Discipline and proportionality are what failed the former Ceann Comhairle…

Interesting defence of John O’Donoghue in today’s Irish Times:

Other than a general sense that he was tearing the arse out of it, we still have no settled view of the precise nature of O’Donoghue’s sin. Everybody agrees that some of his expenses were excessive, but nobody has set out a clear measure by which this could be judged, or proposed any guidelines by which, in future, the scale of similar accusations might be assessed.

Quite so. Although I don’t buy the idea that ‘due process’ was as open to Eamon Gilmore as Mr Waters is trying to imply… Getting rid of a chair of a democratic assembly nearly always requires some form of regicide in most western democracies… Despite what Waters (and many others) claims, there is no due process for forcing a Ceann Comhairle to come clean, or walk the plank…

Confidence in the house is the only critical metric on that score…Otherwise proportionality is the key measure; and that is and probably cannot and perhaps even should not be legislated for a priori by some artificial formula or other. But whatever can be said of the intemperance of some of the critics of Mr O’Donoghue, the manner of his going has revealed an inability of the house’s own auditing mechanisms (ie the Oireachtas Commission’s job) to impose even the minimum of discipline to the extent that the former Ceann Comhairle ignored pressure to discontinue the level of expenditure he had once sustained as Minister of Arts and Sports… (as noted previously here on Slugger…)

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  • Brian Walker

    There’s lot of sense in the above. I’m not sure that due process is even advisable. O’Donoughue would be advised not to harp on too much about natural justice as itlooks as if he’d lose in the court of public opinion. He’d be better to look next door at Speaker Martin who was able to quit with a few shreds of dignity left. Michael Martin was toppled as Speaker largely behind the scenes after it was apparent that his public apology for stalling on an FOI request to disclose details of the expenses system wasn’t enough. It’s true he wasn’t removed mainly because he had personally overcharged on his expenses (though there was a minor issue there) but because had resisted pressure for transparency. It’s also true that the Dail isn’t engulfed in quite the same crisis over expenses but there are obvious similarities. But when the climate changes, as it has in both the Commons and the Dail, it’s the chair who gets it in the neck if he is even slightly tainted, as the Chair must be seen to be whiter than white. The Chair may not have much power but he swers the standard. His departure is a sign to the public that a long overdue tightening up is on the way.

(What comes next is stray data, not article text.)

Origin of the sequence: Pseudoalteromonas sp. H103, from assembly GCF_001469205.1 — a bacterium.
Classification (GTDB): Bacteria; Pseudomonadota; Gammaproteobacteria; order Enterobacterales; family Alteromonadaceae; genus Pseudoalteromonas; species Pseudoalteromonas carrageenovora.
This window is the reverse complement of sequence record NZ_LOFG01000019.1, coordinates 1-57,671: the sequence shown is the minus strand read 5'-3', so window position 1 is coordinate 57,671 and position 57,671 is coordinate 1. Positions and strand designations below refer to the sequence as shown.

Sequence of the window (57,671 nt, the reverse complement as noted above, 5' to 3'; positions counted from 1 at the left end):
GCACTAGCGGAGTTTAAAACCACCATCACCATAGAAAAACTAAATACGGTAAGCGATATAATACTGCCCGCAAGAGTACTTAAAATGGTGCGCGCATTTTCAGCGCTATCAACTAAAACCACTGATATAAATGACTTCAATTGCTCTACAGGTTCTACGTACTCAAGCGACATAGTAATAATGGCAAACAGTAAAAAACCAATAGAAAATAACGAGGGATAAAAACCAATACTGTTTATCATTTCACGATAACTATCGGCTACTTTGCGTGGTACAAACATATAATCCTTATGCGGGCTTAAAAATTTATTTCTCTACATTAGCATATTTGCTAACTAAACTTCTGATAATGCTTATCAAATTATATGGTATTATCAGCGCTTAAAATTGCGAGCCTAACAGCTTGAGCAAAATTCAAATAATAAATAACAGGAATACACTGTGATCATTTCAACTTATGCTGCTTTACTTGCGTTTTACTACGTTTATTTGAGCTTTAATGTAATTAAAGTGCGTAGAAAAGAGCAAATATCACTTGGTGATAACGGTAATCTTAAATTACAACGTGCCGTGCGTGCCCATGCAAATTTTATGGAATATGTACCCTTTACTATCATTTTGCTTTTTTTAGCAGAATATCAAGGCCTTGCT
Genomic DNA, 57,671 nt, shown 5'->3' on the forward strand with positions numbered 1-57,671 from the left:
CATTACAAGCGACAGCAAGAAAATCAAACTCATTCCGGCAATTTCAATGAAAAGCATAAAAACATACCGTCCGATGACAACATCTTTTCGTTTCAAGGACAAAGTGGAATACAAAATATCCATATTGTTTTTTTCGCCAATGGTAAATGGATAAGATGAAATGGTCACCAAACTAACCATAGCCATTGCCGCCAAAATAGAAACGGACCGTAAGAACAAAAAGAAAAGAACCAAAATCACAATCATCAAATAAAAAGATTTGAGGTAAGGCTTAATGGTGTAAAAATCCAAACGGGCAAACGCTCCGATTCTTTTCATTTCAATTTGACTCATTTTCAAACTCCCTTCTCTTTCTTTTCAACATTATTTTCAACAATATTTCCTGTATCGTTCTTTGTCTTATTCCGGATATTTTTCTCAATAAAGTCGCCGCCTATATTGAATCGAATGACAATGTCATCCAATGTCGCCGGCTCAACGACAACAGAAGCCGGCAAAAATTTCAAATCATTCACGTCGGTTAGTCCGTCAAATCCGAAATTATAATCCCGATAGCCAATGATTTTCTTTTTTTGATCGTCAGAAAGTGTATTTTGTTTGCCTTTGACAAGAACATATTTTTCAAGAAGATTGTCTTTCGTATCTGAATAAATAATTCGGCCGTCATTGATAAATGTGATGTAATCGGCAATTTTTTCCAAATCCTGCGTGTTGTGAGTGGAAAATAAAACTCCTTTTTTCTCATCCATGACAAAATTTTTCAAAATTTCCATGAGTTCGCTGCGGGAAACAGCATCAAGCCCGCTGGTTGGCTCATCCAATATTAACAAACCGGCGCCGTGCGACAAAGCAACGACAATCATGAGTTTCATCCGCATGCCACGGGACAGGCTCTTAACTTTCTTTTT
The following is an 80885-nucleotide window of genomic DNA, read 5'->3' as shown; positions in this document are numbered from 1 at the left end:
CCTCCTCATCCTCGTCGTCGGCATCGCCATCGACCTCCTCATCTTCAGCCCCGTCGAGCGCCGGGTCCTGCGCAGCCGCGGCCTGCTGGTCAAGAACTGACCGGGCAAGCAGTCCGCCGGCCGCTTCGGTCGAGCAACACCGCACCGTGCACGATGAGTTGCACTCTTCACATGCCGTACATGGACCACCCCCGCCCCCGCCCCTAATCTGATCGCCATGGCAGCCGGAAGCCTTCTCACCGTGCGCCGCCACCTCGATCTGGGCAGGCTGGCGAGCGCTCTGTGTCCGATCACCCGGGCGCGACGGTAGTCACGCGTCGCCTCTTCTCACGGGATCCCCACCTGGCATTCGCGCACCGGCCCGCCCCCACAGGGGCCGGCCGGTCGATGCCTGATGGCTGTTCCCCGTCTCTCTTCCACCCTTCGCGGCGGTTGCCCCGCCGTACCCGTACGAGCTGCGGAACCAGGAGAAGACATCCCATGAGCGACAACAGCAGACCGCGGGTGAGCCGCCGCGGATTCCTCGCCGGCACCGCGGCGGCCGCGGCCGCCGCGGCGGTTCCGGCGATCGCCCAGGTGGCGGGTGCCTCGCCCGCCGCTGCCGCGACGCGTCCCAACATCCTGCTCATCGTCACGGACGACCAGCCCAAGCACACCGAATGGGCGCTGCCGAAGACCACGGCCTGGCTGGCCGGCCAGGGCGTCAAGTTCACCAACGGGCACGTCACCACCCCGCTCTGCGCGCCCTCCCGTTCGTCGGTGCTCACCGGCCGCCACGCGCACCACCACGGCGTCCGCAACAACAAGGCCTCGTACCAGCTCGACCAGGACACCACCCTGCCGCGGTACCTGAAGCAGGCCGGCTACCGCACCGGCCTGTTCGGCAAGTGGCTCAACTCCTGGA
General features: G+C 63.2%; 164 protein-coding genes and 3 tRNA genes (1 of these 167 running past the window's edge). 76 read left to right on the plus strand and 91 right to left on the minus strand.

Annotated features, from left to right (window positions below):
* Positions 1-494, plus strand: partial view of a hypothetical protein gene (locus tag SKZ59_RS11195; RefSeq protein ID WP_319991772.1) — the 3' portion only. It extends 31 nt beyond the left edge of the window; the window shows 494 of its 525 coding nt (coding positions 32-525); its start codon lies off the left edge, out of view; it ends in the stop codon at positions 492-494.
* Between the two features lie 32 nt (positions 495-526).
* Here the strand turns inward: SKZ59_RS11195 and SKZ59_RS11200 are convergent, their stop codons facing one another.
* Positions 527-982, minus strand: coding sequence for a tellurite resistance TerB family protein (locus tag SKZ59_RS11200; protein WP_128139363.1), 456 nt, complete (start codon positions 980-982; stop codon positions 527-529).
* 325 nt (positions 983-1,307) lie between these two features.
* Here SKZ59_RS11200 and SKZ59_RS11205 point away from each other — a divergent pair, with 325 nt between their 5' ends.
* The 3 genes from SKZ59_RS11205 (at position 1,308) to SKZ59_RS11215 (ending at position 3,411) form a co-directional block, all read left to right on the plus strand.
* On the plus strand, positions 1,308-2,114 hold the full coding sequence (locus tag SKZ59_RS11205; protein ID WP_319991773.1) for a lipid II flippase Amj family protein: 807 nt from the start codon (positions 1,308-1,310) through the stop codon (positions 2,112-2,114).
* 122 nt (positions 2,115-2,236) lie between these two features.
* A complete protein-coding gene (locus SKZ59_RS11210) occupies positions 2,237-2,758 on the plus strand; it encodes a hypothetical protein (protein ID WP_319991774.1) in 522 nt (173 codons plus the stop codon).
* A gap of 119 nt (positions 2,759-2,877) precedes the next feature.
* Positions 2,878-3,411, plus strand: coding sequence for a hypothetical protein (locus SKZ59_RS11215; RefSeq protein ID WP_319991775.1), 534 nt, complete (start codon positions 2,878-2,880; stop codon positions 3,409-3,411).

• RepublicanStones

    He said in his speech of ‘abdication’ that he was unaware of the cumulative costs of his expenses. If this is true then surely its a fault in the civil service and expenses red tape itself. Not to excuse the man, but one can hardly imagine him on the plane to china waving his 9000euro ticket to his wife whilst simultaneously exclaiming “Waaahaaaayyyyy!”

  • DerTer

    I’ve already made clear on another thread that I don’t regret the passing of JOD. Moreover, John Waters is all over the place. Surely the thing that will have hit most people between the eyes about JOD’s expenses claims – both as Minister for Sport and later as Ceann Comhairle – is the amazing consistency with which so many of his trips abroad coincided with important horse race meetings in foreign parts. “Tearing the arse out of it”, or what!

  • Mick Fealty

    The Department of Sport and Arts like most domestic departments have significant interests overseas. So it’s hardly surprising that they run up such big bill. Going to blog Whelan’s piece in yesterday’s IT this morning… putting expenses online is the only way to go after this… After all, if they don’t Gavin and Mark will do it for them…